One Helluva Uvula

u·vu·la

ˈyo͞ovyələ/

nounANATOMY

noun: uvula; plural noun: uvulae; noun: palatine uvula; plural noun: palatine uvulae; plural noun: palatine uvulas

1. 
a fleshy extension at the back of the soft palate that hangs above the throat.

 

OK, so now we know what it’s called.

But what does it do other than hang out all day looking, uh, pretty?

Mouth_illustration-Otis_Archives

By Duncan Kenneth Winter , via Wikimedia Commons

This always amazes me about the field of science.  We are sending rovers to Mars and interpreting data from millions of years ago, yet we don’t know what this protruding lump of flush in our very own throat is for.

It’s just dangling there.

A bit like this monkey.

monkey

Image courtesy of Worakit Sirijinda/FreeDigitalPhotos.net

Do not fret though.   Scientists have dedicated time to this fleshy pendulum and we do, of course, have theories.

Got to love those theories.  You know nothing in Science is actually fact, it’s all theory.

einstein mug

Here’s my own theory:

IMG_4542

 

Back to The Theories of the Uvula

Studies suggest that it probably has more than one function.  So without further ado,  here are some thoughts:

1.  That it guides the flow of food and water down our throats.  A major function is thought to be its role in blocking any food and water from entering the nasal cavity.  A good thing seeing as nasal regurgitation during dinner is not a good look.  Assumptions have also been made that the uvula is an evolutionary remnant of mammals which drink while bending their neck downward.

2.  That it plays a role in the articulation of some sounds.  Have you ever stood in front of a mirror, opened your mouth, yodeled and watched it dance around?

No?

I bet you will now.

It is specifically linked to the the ‘gutteral consonants’ and is even mentioned in the term ‘voiced uvular fricative’ (love that).  These are basically sounds in language (not English) that use the back of the throat.  Like the ‘R’ in Paris when pronounced by a Traditional French Man.

Traditional_French_man

By Kim (Flickr: Traditional French man), via Wikimedia Commons

snoring-elephant-small

Oh, and the uvula is very active in snoring.  Just putting that there, it’s not a useful function, unless you love the sound of snore, it’s just a reason that some people might have it removed.

 

(p.s. elephants don’t have an Uvula and they don’t sleep tucked under duvets)

 

 

 

 

3.  The uvula has been shown to secrete large quantities of saliva.  Theories have suggested that its role is to keep the throat nice and lubricated.  Think of it like basting a chicken. We’ve got to keep adding that butter saliva to keep things moist.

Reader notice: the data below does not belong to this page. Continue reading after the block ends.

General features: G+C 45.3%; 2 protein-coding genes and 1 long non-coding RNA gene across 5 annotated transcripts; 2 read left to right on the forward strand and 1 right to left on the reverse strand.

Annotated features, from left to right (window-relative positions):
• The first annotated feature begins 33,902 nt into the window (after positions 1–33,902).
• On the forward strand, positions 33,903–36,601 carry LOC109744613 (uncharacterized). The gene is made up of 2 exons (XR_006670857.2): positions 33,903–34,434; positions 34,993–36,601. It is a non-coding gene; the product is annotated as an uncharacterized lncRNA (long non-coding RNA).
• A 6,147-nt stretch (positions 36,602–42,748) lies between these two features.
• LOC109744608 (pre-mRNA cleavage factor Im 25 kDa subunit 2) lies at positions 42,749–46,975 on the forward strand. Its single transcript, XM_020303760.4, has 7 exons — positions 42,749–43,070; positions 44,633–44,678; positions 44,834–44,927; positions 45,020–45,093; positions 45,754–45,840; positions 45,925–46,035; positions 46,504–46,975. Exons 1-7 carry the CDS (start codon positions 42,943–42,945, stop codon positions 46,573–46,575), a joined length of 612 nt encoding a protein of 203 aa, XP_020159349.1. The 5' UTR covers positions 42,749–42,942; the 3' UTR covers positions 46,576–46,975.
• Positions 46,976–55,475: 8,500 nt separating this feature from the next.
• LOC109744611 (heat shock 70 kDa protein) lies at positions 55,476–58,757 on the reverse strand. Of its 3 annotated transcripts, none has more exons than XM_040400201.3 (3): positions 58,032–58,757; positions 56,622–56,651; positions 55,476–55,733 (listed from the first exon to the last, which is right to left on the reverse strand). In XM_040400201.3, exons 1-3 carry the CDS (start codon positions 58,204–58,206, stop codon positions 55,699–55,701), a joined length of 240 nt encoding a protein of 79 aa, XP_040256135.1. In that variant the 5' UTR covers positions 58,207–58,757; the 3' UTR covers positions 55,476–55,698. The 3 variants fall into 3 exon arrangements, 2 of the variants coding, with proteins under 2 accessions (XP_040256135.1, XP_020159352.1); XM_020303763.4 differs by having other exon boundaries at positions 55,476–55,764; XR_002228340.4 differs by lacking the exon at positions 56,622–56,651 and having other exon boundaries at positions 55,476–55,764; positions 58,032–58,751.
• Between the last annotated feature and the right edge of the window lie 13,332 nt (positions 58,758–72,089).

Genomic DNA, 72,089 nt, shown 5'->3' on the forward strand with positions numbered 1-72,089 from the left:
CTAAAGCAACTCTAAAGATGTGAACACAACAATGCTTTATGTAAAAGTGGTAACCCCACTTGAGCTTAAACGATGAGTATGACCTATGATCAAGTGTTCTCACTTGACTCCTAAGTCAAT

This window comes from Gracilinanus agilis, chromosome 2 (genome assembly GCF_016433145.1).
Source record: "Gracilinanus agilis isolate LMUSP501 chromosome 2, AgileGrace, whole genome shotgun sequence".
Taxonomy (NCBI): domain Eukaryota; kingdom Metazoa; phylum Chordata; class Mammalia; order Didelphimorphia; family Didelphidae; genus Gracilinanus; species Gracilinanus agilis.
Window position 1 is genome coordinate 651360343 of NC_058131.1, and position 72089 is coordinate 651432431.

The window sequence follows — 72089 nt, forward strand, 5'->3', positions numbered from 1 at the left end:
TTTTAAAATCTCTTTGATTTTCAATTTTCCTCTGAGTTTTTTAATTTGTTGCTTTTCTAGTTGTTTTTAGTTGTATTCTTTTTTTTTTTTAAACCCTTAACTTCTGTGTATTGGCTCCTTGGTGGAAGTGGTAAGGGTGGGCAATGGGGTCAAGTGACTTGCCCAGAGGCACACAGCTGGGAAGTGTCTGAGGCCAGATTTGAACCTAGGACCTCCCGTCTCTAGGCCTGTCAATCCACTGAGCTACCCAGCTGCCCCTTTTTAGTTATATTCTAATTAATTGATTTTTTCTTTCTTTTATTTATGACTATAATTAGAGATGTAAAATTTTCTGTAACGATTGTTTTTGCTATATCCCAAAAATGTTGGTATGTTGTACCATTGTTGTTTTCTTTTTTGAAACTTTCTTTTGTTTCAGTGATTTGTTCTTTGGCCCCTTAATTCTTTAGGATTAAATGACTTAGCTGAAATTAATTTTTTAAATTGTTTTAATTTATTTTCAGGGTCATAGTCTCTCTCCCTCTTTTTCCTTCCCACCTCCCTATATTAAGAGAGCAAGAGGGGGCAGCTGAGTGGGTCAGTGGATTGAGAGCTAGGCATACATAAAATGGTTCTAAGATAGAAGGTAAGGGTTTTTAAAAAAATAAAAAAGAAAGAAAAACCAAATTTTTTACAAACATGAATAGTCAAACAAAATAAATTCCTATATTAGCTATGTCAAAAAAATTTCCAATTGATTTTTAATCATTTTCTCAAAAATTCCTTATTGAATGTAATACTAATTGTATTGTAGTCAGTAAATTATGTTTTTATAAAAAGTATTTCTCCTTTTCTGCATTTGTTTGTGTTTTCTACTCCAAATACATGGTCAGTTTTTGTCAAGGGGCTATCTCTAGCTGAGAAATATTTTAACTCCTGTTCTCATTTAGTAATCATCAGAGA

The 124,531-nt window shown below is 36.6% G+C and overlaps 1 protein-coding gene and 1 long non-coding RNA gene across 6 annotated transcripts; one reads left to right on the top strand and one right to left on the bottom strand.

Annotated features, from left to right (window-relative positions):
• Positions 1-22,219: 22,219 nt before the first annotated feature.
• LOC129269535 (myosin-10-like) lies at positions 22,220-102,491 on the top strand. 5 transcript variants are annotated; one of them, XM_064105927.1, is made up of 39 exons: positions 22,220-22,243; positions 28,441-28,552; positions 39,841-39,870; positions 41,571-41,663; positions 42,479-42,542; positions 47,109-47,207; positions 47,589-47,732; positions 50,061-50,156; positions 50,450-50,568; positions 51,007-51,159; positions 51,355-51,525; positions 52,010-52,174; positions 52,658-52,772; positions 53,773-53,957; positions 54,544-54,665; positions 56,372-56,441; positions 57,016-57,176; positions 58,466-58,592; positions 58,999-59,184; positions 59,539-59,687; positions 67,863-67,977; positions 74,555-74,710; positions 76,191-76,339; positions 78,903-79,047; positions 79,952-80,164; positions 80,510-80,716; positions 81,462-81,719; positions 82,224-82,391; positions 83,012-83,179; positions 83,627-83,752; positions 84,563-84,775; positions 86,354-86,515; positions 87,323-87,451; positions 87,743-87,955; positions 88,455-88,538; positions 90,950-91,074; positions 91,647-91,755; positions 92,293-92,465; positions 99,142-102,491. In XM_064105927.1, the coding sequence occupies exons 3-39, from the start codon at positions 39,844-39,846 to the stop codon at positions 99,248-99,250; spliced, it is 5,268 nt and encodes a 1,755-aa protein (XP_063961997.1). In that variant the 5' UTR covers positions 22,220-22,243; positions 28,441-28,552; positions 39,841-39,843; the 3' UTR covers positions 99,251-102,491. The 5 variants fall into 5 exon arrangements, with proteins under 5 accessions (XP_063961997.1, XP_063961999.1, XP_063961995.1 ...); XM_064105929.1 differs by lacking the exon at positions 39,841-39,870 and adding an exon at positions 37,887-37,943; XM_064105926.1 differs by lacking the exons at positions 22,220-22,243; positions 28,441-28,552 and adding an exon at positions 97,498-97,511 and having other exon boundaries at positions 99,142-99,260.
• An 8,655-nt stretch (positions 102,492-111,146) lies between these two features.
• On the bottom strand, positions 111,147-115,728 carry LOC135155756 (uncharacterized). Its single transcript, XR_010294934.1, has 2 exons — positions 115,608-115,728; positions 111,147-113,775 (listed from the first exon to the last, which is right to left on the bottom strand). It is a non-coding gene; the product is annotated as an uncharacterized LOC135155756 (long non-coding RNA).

roast chicken

 

4.  Perhaps the most obvious.  Its contribution to the gag reflex.

Probably not wise to do this then.

uvulapiercing

Uvula Piercing via HeadOvMetal

All in all, the Uvula is a highly sophisticated structure with a complex network of muscles and secretory organs.

To quote Israeli Scientists from their paper ‘The Riddle of the Uvula”:

 “Both uvula and speech serve to differentiate human beings from animals. Our conclusion is that the uvula is possibly an accessory organ of speech, and may be another marker of human evolution that differentiates man from other mammals.”

 

So there you have it.  We’re not entirely sure what it’s entirely for.

But it makes us unique, and that makes it something worth writing about.

(And for a select few,  I may have just saved you from a lifetime thinking it was your tonsil(s).  You’re welcome.)

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2 Comments

  • Canary49 says:

    I had a blissful 5 minutes speculating how the uvula evolved to support the French language – magnifique non? But then I worried that as French is a declining language and spoken English doesn’t require a uvula maybe the uvula could disappear in future generations. But it’s OK, there are at least three other reasons to have one, apparently, so the uvula is safe.
    Now I must get back to yodelling in front of my mirror – the neighbours will be impressed.

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